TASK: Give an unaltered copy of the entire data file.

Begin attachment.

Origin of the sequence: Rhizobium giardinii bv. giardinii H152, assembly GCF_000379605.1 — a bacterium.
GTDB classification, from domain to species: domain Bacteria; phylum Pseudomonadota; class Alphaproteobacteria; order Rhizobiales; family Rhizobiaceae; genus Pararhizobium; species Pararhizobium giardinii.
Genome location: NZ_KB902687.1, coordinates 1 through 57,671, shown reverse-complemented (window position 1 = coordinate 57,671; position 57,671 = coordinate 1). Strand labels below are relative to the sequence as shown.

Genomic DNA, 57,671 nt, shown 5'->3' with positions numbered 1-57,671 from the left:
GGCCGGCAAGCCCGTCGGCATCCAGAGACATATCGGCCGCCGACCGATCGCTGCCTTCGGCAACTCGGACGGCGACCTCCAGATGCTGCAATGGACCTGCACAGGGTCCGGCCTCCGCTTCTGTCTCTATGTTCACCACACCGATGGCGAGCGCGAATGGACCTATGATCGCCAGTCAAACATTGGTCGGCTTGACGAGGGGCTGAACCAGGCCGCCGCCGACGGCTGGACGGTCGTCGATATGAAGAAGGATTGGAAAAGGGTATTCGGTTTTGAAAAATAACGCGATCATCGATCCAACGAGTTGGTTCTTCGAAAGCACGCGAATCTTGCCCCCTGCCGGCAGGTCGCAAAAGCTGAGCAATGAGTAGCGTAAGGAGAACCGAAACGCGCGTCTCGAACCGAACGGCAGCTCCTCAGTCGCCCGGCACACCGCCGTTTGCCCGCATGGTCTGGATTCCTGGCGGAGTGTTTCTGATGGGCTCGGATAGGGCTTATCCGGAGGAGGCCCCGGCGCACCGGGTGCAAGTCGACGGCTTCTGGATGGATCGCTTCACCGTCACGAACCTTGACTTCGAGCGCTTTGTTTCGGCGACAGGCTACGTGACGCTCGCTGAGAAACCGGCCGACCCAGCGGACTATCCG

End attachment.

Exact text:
Origin of the sequence: Rhizobium giardinii bv. giardinii H152, assembly GCF_000379605.1 — a bacterium.
GTDB classification, from domain to species: domain Bacteria; phylum Pseudomonadota; class Alphaproteobacteria; order Rhizobiales; family Rhizobiaceae; genus Pararhizobium; species Pararhizobium giardinii.
Genome location: NZ_KB902687.1, coordinates 1 through 57,671, shown reverse-complemented (window position 1 = coordinate 57,671; position 57,671 = coordinate 1). Strand labels below are relative to the sequence as shown.

Genomic DNA, 57,671 nt, shown 5'->3' with positions numbered 1-57,671 from the left:
GGCCGGCAAGCCCGTCGGCATCCAGAGACATATCGGCCGCCGACCGATCGCTGCCTTCGGCAACTCGGACGGCGACCTCCAGATGCTGCAATGGACCTGCACAGGGTCCGGCCTCCGCTTCTGTCTCTATGTTCACCACACCGATGGCGAGCGCGAATGGACCTATGATCGCCAGTCAAACATTGGTCGGCTTGACGAGGGGCTGAACCAGGCCGCCGCCGACGGCTGGACGGTCGTCGATATGAAGAAGGATTGGAAAAGGGTATTCGGTTTTGAAAAATAACGCGATCATCGATCCAACGAGTTGGTTCTTCGAAAGCACGCGAATCTTGCCCCCTGCCGGCAGGTCGCAAAAGCTGAGCAATGAGTAGCGTAAGGAGAACCGAAACGCGCGTCTCGAACCGAACGGCAGCTCCTCAGTCGCCCGGCACACCGCCGTTTGCCCGCATGGTCTGGATTCCTGGCGGAGTGTTTCTGATGGGCTCGGATAGGGCTTATCCGGAGGAGGCCCCGGCGCACCGGGTGCAAGTCGACGGCTTCTGGATGGATCGCTTCACCGTCACGAACCTTGACTTCGAGCGCTTTGTTTCGGCGACAGGCTACGTGACGCTCGCTGAGAAACCGGCCGACCCAGCGGACTATCCG